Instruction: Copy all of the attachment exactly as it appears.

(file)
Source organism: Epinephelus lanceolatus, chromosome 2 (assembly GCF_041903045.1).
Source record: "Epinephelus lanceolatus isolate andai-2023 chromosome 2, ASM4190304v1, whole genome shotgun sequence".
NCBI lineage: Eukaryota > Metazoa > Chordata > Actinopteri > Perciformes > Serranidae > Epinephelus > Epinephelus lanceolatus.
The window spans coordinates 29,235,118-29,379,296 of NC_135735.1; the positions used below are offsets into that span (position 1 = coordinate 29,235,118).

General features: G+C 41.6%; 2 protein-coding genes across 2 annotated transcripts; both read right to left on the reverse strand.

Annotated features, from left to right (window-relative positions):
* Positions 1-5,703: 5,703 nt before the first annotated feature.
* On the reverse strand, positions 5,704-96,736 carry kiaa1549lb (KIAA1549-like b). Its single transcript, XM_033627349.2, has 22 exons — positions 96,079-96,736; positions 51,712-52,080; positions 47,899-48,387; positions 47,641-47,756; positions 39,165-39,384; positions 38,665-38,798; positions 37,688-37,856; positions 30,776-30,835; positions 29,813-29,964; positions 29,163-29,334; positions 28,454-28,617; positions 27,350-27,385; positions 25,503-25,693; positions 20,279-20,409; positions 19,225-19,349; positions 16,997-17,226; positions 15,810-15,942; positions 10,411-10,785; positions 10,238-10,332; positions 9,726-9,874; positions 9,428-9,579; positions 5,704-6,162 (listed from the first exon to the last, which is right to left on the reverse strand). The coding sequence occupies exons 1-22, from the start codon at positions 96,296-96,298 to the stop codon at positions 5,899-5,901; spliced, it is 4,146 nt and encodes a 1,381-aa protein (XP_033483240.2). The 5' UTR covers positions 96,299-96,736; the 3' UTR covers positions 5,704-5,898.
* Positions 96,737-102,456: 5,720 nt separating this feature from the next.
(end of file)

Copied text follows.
Source organism: Epinephelus lanceolatus, chromosome 2 (assembly GCF_041903045.1).
Source record: "Epinephelus lanceolatus isolate andai-2023 chromosome 2, ASM4190304v1, whole genome shotgun sequence".
NCBI lineage: Eukaryota > Metazoa > Chordata > Actinopteri > Perciformes > Serranidae > Epinephelus > Epinephelus lanceolatus.
The window spans coordinates 29,235,118-29,379,296 of NC_135735.1; the positions used below are offsets into that span (position 1 = coordinate 29,235,118).

General features: G+C 41.6%; 2 protein-coding genes across 2 annotated transcripts; both read right to left on the reverse strand.

Annotated features, from left to right (window-relative positions):
* Positions 1-5,703: 5,703 nt before the first annotated feature.
* On the reverse strand, positions 5,704-96,736 carry kiaa1549lb (KIAA1549-like b). Its single transcript, XM_033627349.2, has 22 exons — positions 96,079-96,736; positions 51,712-52,080; positions 47,899-48,387; positions 47,641-47,756; positions 39,165-39,384; positions 38,665-38,798; positions 37,688-37,856; positions 30,776-30,835; positions 29,813-29,964; positions 29,163-29,334; positions 28,454-28,617; positions 27,350-27,385; positions 25,503-25,693; positions 20,279-20,409; positions 19,225-19,349; positions 16,997-17,226; positions 15,810-15,942; positions 10,411-10,785; positions 10,238-10,332; positions 9,726-9,874; positions 9,428-9,579; positions 5,704-6,162 (listed from the first exon to the last, which is right to left on the reverse strand). The coding sequence occupies exons 1-22, from the start codon at positions 96,296-96,298 to the stop codon at positions 5,899-5,901; spliced, it is 4,146 nt and encodes a 1,381-aa protein (XP_033483240.2). The 5' UTR covers positions 96,299-96,736; the 3' UTR covers positions 5,704-5,898.
* Positions 96,737-102,456: 5,720 nt separating this feature from the next.